The almost universal references to Henryson as schoolmaster are usually taken to mean that he taught in and had some duty to run the grammar school for Dunfermline's abbatial burgh.[6] A partial picture of what this meant in practice may be derived from a confirmatio of 1468 which granted provision to build a "suitable" house for the habitation of a "priest" (as master of grammar) and "scholars" in Dunfermline, including "poor scholars being taught free of charge".[7]

Abbot House Window, Dunfermline, depicting Henryson's Lion and the Mouse.

Dunfermline, as a royal burgh with capital status, was routinely visited by the court with residences directly linked to the abbey complex. There is no record of Henryson as a court poet, but the close proximity makes acquaintance with the royal household likely.[citation needed] He was active during the reigns of James III and James IV, both of whom had strong interests in literature.

According to the poet William Dunbar, Henryson died in Dunfermline. An apocryphal story by the English poet Francis Kynaston in the early 17th century refers to the flux as the cause of death, but this has not been established.[8] The year of death also is unknown, although c.1498-9, a time of plague in the burgh, has been tentatively suggested.[9] However, Dunbar gives the terminus ad quem in a couplet (usually considered to have been composed c.1505) which simply states that Death in Dunfermelyne

...hes done roune (has whispered in private)
with Maister Robert Henrysoun.

(William Dunbar, Lament for the Makaris, lines 81–2)[10]

Almost nothing else is known of Henryson outside of his surviving writing. It is not known if he originated from Dunfermline and a suggestion that he may have been linked to the Fife branch of the Clan Henderson is not possible to verify,[11] although his name is certainly of that ilk.

General styleEdit

Henryson generally wrote in a first-person voice using a familiar tone that quickly brings the reader into his confidence and gives a notable impression of authentic personality and beliefs.[citation needed] The writing stays rooted in daily life and continues to feel grounded even when the themes are metaphysical or elements are fantastic. His language is a supple, flowing and concise Scots that clearly shows he knew Latin,[citation needed] while scenes are usually given a deftly evocative Scottish setting which can only have come from close connection and observation.[12] This detailed, intimate and realistic approach, at times, strongly suggests matters of personal experience and attitudes to actual contemporary events, yet the specifics remain elusive in ways that tantalise readers and critics. Some of this sense of intrigue may be in part accidental, but it is also heightened by his cannily controlled application of a philosophy of fiction, a frequently self-proclaimed feature of the work.[13]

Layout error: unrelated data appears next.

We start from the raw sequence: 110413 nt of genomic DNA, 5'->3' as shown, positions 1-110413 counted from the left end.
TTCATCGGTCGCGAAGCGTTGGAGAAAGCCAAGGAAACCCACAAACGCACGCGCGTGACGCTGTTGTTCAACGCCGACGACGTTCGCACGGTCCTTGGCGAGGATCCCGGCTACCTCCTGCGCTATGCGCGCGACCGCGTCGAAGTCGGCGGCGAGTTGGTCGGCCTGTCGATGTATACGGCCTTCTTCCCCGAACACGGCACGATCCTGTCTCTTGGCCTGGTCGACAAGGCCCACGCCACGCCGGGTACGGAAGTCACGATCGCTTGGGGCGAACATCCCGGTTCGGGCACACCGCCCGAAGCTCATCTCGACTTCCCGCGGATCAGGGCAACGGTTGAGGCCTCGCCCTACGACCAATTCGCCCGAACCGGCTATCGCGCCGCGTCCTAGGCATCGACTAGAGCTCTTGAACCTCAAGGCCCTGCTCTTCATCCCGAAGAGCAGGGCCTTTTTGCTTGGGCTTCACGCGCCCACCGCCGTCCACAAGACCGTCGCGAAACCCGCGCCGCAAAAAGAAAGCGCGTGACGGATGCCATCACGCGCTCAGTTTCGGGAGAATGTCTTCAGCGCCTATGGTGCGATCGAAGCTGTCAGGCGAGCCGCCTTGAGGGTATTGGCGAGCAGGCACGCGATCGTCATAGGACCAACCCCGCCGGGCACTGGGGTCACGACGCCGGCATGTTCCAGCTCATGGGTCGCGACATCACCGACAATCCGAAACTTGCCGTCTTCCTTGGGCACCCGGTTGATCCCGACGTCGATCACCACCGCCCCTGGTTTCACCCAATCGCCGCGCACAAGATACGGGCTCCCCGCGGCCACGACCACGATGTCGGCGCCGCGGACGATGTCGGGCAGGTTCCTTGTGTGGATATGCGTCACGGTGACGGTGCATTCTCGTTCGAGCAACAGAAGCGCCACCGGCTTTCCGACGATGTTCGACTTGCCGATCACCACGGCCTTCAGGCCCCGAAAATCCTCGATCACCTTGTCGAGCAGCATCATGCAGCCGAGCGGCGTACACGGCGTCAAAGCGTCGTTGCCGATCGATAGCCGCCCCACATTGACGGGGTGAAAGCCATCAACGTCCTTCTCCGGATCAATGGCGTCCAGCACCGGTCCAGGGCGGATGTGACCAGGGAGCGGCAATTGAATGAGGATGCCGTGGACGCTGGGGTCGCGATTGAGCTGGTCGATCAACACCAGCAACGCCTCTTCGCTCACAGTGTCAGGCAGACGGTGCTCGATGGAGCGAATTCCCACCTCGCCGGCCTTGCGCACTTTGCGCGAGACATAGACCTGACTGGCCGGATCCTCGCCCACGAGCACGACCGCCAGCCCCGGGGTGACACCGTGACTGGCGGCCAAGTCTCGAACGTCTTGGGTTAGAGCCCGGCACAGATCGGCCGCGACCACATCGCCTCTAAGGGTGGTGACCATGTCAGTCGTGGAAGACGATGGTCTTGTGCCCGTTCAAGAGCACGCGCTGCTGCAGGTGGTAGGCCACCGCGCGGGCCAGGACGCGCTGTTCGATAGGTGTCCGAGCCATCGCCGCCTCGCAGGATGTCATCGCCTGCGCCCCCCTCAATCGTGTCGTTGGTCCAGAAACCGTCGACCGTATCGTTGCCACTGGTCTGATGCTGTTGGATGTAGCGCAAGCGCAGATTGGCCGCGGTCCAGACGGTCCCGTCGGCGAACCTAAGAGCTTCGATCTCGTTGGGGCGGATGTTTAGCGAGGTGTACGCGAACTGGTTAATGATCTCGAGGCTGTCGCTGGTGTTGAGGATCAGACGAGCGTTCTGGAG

No concrete details of his life can be directly inferred from his works, but there are some passages of self-reflection that appear to contain autobiographical implications, particularly in the opening stanzas of his Testament of Cresseid.[citation needed]

Henryson's ScotsEdit

Henryson wrote using the Scots language of the 15th century. This was in an age when the use of vernacular languages for literature in many parts of Europe was increasingly taking the place of Latin, the long-established lingua franca across the continent.[citation needed]

Extant poemsEdit

All known and extant writings attributed to Robert Henryson are listed here. In addition, the scholar Matthew P McDiarmid identified from an index a lost poem by Henryson which began: On fut by Forth as I couth found (not listed below).[14]

Long worksEdit

Short worksEdit

Individual fablesEdit